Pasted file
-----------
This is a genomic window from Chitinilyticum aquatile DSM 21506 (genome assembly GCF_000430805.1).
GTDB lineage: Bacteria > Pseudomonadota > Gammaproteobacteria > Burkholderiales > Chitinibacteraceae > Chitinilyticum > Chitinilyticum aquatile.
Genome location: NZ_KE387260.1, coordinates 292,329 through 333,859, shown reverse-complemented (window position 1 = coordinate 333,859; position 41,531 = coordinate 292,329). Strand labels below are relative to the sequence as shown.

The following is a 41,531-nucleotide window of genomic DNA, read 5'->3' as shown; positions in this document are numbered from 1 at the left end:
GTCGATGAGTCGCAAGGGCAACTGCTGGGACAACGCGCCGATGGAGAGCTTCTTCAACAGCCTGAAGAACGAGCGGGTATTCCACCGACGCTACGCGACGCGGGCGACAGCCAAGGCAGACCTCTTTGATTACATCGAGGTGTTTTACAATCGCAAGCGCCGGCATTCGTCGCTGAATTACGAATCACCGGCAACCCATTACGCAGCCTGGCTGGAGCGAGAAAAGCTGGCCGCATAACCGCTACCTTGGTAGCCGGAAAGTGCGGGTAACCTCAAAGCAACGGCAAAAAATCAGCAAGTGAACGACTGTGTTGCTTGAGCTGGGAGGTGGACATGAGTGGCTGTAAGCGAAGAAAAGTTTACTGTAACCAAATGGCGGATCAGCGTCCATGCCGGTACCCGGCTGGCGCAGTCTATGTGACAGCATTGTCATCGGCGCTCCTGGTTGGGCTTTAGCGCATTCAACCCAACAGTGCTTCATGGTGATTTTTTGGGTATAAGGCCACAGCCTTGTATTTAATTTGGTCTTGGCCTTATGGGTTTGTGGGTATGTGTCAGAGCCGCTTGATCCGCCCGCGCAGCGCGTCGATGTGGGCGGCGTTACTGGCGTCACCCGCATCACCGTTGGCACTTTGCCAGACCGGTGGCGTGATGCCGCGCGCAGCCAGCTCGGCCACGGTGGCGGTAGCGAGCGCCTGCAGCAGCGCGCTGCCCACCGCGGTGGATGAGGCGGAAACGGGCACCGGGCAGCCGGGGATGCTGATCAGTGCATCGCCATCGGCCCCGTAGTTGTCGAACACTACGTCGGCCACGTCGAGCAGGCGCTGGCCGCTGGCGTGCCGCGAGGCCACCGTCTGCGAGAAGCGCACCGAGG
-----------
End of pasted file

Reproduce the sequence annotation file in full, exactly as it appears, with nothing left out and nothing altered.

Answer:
This is a genomic window from Chitinilyticum aquatile DSM 21506 (genome assembly GCF_000430805.1).
GTDB lineage: Bacteria > Pseudomonadota > Gammaproteobacteria > Burkholderiales > Chitinibacteraceae > Chitinilyticum > Chitinilyticum aquatile.
Genome location: NZ_KE387260.1, coordinates 292,329 through 333,859, shown reverse-complemented (window position 1 = coordinate 333,859; position 41,531 = coordinate 292,329). Strand labels below are relative to the sequence as shown.

The following is a 41,531-nucleotide window of genomic DNA, read 5'->3' as shown; positions in this document are numbered from 1 at the left end:
GTCGATGAGTCGCAAGGGCAACTGCTGGGACAACGCGCCGATGGAGAGCTTCTTCAACAGCCTGAAGAACGAGCGGGTATTCCACCGACGCTACGCGACGCGGGCGACAGCCAAGGCAGACCTCTTTGATTACATCGAGGTGTTTTACAATCGCAAGCGCCGGCATTCGTCGCTGAATTACGAATCACCGGCAACCCATTACGCAGCCTGGCTGGAGCGAGAAAAGCTGGCCGCATAACCGCTACCTTGGTAGCCGGAAAGTGCGGGTAACCTCAAAGCAACGGCAAAAAATCAGCAAGTGAACGACTGTGTTGCTTGAGCTGGGAGGTGGACATGAGTGGCTGTAAGCGAAGAAAAGTTTACTGTAACCAAATGGCGGATCAGCGTCCATGCCGGTACCCGGCTGGCGCAGTCTATGTGACAGCATTGTCATCGGCGCTCCTGGTTGGGCTTTAGCGCATTCAACCCAACAGTGCTTCATGGTGATTTTTTGGGTATAAGGCCACAGCCTTGTATTTAATTTGGTCTTGGCCTTATGGGTTTGTGGGTATGTGTCAGAGCCGCTTGATCCGCCCGCGCAGCGCGTCGATGTGGGCGGCGTTACTGGCGTCACCCGCATCACCGTTGGCACTTTGCCAGACCGGTGGCGTGATGCCGCGCGCAGCCAGCTCGGCCACGGTGGCGGTAGCGAGCGCCTGCAGCAGCGCGCTGCCCACCGCGGTGGATGAGGCGGAAACGGGCACCGGGCAGCCGGGGATGCTGATCAGTGCATCGCCATCGGCCCCGTAGTTGTCGAACACTACGTCGGCCACGTCGAGCAGGCGCTGGCCGCTGGCGTGCCGCGAGGCCACCGTCTGCGAGAAGCGCACCGAGG